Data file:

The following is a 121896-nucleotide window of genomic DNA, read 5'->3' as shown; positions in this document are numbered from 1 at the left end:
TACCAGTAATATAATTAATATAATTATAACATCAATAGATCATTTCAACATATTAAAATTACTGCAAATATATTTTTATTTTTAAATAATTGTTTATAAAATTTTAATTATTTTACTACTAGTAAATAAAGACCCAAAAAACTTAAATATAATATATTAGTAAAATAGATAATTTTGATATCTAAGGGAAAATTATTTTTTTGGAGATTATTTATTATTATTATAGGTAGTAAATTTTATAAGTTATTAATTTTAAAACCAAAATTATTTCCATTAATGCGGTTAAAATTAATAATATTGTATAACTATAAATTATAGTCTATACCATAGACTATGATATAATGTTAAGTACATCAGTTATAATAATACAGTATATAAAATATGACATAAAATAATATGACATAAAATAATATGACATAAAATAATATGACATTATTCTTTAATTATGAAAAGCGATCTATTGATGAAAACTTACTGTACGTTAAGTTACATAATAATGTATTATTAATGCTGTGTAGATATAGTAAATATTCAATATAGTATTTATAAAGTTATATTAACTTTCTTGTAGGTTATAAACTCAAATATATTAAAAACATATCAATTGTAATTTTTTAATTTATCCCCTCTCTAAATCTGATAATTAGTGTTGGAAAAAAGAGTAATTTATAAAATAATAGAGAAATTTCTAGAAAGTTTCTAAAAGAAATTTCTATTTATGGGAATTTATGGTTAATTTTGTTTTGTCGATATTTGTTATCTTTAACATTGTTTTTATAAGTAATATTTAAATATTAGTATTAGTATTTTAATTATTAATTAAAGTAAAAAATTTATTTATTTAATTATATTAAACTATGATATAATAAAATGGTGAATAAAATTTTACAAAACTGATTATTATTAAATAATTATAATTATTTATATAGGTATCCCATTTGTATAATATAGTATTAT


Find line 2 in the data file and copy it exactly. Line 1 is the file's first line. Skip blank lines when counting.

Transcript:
TACCAGTAATATAATTAATATAATTATAACATCAATAGATCATTTCAACATATTAAAATTACTGCAAATATATTTTTATTTTTAAATAATTGTTTATAAAATTTTAATTATTTTACTACTAGTAAATAAAGACCCAAAAAACTTAAATATAATATATTAGTAAAATAGATAATTTTGATATCTAAGGGAAAATTATTTTTTTGGAGATTATTTATTATTATTATAGGTAGTAAATTTTATAAGTTATTAATTTTAAAACCAAAATTATTTCCATTAATGCGGTTAAAATTAATAATATTGTATAACTATAAATTATAGTCTATACCATAGACTATGATATAATGTTAAGTACATCAGTTATAATAATACAGTATATAAAATATGACATAAAATAATATGACATAAAATAATATGACATAAAATAATATGACATTATTCTTTAATTATGAAAAGCGATCTATTGATGAAAACTTACTGTACGTTAAGTTACATAATAATGTATTATTAATGCTGTGTAGATATAGTAAATATTCAATATAGTATTTATAAAGTTATATTAACTTTCTTGTAGGTTATAAACTCAAATATATTAAAAACATATCAATTGTAATTTTTTAATTTATCCCCTCTCTAAATCTGATAATTAGTGTTGGAAAAAAGAGTAATTTATAAAATAATAGAGAAATTTCTAGAAAGTTTCTAAAAGAAATTTCTATTTATGGGAATTTATGGTTAATTTTGTTTTGTCGATATTTGTTATCTTTAACATTGTTTTTATAAGTAATATTTAAATATTAGTATTAGTATTTTAATTATTAATTAAAGTAAAAAATTTATTTATTTAATTATATTAAACTATGATATAATAAAATGGTGAATAAAATTTTACAAAACTGATTATTATTAAATAATTATAATTATTTATATAGGTATCCCATTTGTATAATATAGTATTAT